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The Music Room(1958)
Biswambhar Roy is a zamindar (landlord) and the last of his kind. With the title, he has none of the perquisites, inheriting diminishing lands that are being eroded by the neighbouring river. But he must maintain the lifestyle of his heritage. This ostentation is most apparent in the grandest room of his mansion, the music room. Here he inports the finest musicians and dancers to perform, and invites the area's most important commoners. His wife's entreaties to control spending are ignored, and the puberty party he throws for his son bring him down to the last few sacks of family jewels. Then, struck by tragedy, he locks the music room and slips into lethargy - until a final grand soiree consumes the last of his funds.
For more about The Music Room and the The Music Room Blu-ray release, see the The Music Room Blu-ray Review published by Dr. Svet Atanasov on August 2, 2011 where this Blu-ray release scored 4.5 out of 5.
Director: Satyajit Ray
Writer: Satyajit Ray
Starring: Chhabi Biswas, Padmadevi, Pinaki Sengupta
» See full cast & crew
The Music Room Blu-ray Review
Reviewed by Dr. Svet Atanasov, August 2, 2011
Satyajit Ray's "Jalsaghar" a.k.a "The Music Room" (1958) arrives on Blu-ray courtesy of Criterion. The supplemental features on the disc include an interview with critic and writer Andrew Robinson; video interview with acclaimed director Mira Nair; excerpt from the French television program L'invite de FR3; and a documentary film directed by Shyam Benegal. In Hindi, with optional English subtitles for the main feature. Region-A "locked".
Though its setting is very different, Satyajit Ray's The Music Room has plenty in common with Luchino Visconti's legendary The Leopard. The two films tell the stories of two proud and powerful men who begin to realize that their worlds are changing, slowly but irreversibly.
In Visconti's film, the great Burt Lancaster plays Prince Don Fabrizio Salina, who witnesses the birth of a new country. He is the last of its kind, a man of vision and integrity, who understands what is underway and does not attempt to confront it. Throughout the film, Prince Don Fabrizio Salina is also routinely imitated by Don Calogero Sedara, a simpleton who has suddenly become rich and started moving up the social ladder.
In Ray's film, Huzur (the famous Indian actor Chhabi Biswas), an aging aristocrat, witnesses how everything that he has loved and cherished through the years begins to fade away. He spends most of his time in his palace, where he often holds large parties in his favorite jalsaghar (music room). Famous musicians and dancers regularly visit the place.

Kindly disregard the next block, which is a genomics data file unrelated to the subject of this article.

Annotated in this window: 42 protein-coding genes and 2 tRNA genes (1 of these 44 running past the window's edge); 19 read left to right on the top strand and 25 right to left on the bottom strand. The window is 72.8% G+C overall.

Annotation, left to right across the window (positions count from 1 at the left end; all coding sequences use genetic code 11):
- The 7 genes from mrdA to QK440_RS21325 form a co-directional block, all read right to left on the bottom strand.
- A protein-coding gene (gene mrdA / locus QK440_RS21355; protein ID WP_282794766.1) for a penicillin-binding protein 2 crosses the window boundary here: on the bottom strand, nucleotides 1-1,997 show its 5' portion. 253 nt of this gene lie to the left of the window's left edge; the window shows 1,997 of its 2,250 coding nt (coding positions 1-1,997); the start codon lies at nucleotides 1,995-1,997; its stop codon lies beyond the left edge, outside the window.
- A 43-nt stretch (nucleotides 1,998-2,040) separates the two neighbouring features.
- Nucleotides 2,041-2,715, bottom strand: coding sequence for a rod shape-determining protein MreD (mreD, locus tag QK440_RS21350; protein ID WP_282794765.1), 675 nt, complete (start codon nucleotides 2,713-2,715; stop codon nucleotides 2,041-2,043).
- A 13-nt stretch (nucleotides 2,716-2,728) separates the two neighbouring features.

These parties, however, are not cheap. Because the nearby river has flooded a lot of his land, and thus dramatically reduced his income, Huzur has started selling jewelry and other valuable possessions to pay for them. His wife (Padma Devi) urges him to reconsider his lifestyle, but he ignores her. For him, hosting the lavish parties is an important tradition that must be preserved. Pride and reputation are also at stake. A low-caste neighbor, who has recently become rich, has started hosting similar parties and many of Huzur's regular guests have begun praising him.
A tragedy forces Huzur to close the music room and he becomes seriously depressed. Meanwhile, his neighbor's reputation continues to grow as musicians and dancers from all over the country visit his home.
Like Visconti's The Leopard, Ray's The Music Room is a nostalgic film about the end of an era. The dilemmas Huzur faces are very similar to the ones Prince Don Fabrizio Salina is presented with. Both men are of noble blood and staunch traditionalists who eventually come to realize that their time has passed.
What separates the two aristocrats is their attitude towards music. For Huzur, music is part of his identity and it literally makes him feel alive -- he is recognized and appreciated by his neighbors only when they attend his parties; the rest of the time Huzur is a lonely ghost wandering around his lavish palace. Prince Don Fabrizio Salina is also fond of music, but he can live without it. Unlike Huzur, he is also constantly surrounded by family members who respect his words and keep his spirits up.